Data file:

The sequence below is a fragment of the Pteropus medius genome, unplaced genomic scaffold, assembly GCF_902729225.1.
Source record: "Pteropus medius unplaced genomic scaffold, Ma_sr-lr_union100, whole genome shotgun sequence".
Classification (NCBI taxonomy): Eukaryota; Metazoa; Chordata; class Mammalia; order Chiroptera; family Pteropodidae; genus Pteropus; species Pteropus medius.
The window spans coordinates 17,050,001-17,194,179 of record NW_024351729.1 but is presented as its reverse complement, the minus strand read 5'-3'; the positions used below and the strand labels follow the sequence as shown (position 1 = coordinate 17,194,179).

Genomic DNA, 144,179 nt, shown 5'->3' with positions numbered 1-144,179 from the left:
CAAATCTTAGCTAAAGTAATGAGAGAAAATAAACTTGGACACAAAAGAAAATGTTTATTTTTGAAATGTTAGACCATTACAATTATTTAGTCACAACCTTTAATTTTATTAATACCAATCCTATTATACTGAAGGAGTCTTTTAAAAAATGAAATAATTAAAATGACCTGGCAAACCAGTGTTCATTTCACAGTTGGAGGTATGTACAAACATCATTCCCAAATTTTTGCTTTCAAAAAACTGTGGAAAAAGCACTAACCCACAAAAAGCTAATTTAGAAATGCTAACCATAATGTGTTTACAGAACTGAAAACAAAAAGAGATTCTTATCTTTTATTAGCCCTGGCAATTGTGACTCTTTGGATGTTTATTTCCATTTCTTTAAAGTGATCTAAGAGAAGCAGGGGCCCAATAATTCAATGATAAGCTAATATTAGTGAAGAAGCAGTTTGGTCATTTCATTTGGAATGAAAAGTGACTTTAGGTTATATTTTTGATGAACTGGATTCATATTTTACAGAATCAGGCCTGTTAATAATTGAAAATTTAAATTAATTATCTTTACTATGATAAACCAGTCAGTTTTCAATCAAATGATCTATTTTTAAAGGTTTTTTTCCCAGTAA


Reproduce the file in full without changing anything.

The sequence below is a fragment of the Pteropus medius genome, unplaced genomic scaffold, assembly GCF_902729225.1.
Source record: "Pteropus medius unplaced genomic scaffold, Ma_sr-lr_union100, whole genome shotgun sequence".
Classification (NCBI taxonomy): Eukaryota; Metazoa; Chordata; class Mammalia; order Chiroptera; family Pteropodidae; genus Pteropus; species Pteropus medius.
The window spans coordinates 17,050,001-17,194,179 of record NW_024351729.1 but is presented as its reverse complement, the minus strand read 5'-3'; the positions used below and the strand labels follow the sequence as shown (position 1 = coordinate 17,194,179).

Genomic DNA, 144,179 nt, shown 5'->3' with positions numbered 1-144,179 from the left:
CAAATCTTAGCTAAAGTAATGAGAGAAAATAAACTTGGACACAAAAGAAAATGTTTATTTTTGAAATGTTAGACCATTACAATTATTTAGTCACAACCTTTAATTTTATTAATACCAATCCTATTATACTGAAGGAGTCTTTTAAAAAATGAAATAATTAAAATGACCTGGCAAACCAGTGTTCATTTCACAGTTGGAGGTATGTACAAACATCATTCCCAAATTTTTGCTTTCAAAAAACTGTGGAAAAAGCACTAACCCACAAAAAGCTAATTTAGAAATGCTAACCATAATGTGTTTACAGAACTGAAAACAAAAAGAGATTCTTATCTTTTATTAGCCCTGGCAATTGTGACTCTTTGGATGTTTATTTCCATTTCTTTAAAGTGATCTAAGAGAAGCAGGGGCCCAATAATTCAATGATAAGCTAATATTAGTGAAGAAGCAGTTTGGTCATTTCATTTGGAATGAAAAGTGACTTTAGGTTATATTTTTGATGAACTGGATTCATATTTTACAGAATCAGGCCTGTTAATAATTGAAAATTTAAATTAATTATCTTTACTATGATAAACCAGTCAGTTTTCAATCAAATGATCTATTTTTAAAGGTTTTTTTCCCAGTAA